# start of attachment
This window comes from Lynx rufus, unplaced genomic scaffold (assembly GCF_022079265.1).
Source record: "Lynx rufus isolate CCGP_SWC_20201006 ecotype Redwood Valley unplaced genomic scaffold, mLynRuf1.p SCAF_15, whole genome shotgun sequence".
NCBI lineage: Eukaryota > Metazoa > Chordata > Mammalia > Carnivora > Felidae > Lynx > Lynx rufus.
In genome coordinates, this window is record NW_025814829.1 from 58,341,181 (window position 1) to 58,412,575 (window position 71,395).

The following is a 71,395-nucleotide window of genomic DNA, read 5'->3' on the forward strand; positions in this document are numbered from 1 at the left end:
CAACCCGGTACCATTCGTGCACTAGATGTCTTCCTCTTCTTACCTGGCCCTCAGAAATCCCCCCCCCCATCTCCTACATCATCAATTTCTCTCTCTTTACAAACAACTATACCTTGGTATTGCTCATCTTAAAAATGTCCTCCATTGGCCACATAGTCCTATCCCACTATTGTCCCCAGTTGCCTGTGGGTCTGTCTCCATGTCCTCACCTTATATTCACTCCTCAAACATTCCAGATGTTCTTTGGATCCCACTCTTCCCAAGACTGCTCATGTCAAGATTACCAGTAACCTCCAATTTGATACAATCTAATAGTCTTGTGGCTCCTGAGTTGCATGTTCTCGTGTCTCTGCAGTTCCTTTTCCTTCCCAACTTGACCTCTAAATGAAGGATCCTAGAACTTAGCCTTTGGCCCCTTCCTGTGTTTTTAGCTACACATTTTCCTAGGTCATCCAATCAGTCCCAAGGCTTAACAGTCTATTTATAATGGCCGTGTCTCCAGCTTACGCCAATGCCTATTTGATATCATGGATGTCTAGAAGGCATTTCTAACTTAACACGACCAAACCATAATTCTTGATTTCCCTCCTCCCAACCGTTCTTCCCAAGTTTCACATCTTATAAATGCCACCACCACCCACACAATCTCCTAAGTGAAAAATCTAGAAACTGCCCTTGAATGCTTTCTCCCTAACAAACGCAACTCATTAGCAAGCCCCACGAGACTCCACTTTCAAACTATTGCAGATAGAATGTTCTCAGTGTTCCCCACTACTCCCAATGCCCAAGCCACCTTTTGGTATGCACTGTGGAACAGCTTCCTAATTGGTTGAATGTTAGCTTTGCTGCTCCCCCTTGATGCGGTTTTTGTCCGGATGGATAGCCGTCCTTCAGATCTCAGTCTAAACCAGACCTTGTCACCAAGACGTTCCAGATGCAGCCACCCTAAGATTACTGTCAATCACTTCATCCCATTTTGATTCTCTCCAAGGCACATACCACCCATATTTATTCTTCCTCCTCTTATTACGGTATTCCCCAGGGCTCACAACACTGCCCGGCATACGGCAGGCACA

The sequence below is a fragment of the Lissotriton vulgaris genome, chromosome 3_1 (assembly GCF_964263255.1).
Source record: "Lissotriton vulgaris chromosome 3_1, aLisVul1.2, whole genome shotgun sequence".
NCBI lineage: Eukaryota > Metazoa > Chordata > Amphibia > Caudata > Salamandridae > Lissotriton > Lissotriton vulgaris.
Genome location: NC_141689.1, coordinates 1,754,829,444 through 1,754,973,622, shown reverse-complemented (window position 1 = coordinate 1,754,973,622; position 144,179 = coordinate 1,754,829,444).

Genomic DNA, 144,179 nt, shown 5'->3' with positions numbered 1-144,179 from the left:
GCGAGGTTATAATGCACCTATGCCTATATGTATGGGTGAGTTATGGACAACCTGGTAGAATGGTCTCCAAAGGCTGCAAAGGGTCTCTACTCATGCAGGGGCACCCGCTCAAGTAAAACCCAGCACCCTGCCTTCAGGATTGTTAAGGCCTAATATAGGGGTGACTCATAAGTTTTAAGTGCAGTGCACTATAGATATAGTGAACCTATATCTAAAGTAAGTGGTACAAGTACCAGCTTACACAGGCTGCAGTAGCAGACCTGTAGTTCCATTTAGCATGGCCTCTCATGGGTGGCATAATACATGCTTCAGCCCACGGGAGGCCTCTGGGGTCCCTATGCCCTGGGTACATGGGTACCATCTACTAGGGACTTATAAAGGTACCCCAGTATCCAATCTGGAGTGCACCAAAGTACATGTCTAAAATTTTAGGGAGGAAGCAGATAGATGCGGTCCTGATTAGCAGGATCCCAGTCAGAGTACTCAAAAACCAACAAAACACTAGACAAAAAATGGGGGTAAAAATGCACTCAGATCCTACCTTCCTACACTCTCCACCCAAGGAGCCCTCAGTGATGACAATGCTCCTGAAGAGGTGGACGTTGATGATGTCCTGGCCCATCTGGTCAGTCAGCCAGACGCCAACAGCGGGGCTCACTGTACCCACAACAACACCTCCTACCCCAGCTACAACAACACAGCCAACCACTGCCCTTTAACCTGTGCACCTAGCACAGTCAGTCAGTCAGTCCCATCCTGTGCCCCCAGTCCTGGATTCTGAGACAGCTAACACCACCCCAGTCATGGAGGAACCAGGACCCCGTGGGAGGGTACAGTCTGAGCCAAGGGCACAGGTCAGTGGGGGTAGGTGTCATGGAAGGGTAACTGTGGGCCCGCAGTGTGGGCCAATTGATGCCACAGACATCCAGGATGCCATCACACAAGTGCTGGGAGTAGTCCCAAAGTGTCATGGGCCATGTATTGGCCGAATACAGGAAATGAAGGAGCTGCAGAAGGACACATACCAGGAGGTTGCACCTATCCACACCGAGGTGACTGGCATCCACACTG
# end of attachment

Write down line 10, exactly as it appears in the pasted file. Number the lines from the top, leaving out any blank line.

Genome location: NC_141689.1, coordinates 1,754,829,444 through 1,754,973,622, shown reverse-complemented (window position 1 = coordinate 1,754,973,622; position 144,179 = coordinate 1,754,829,444).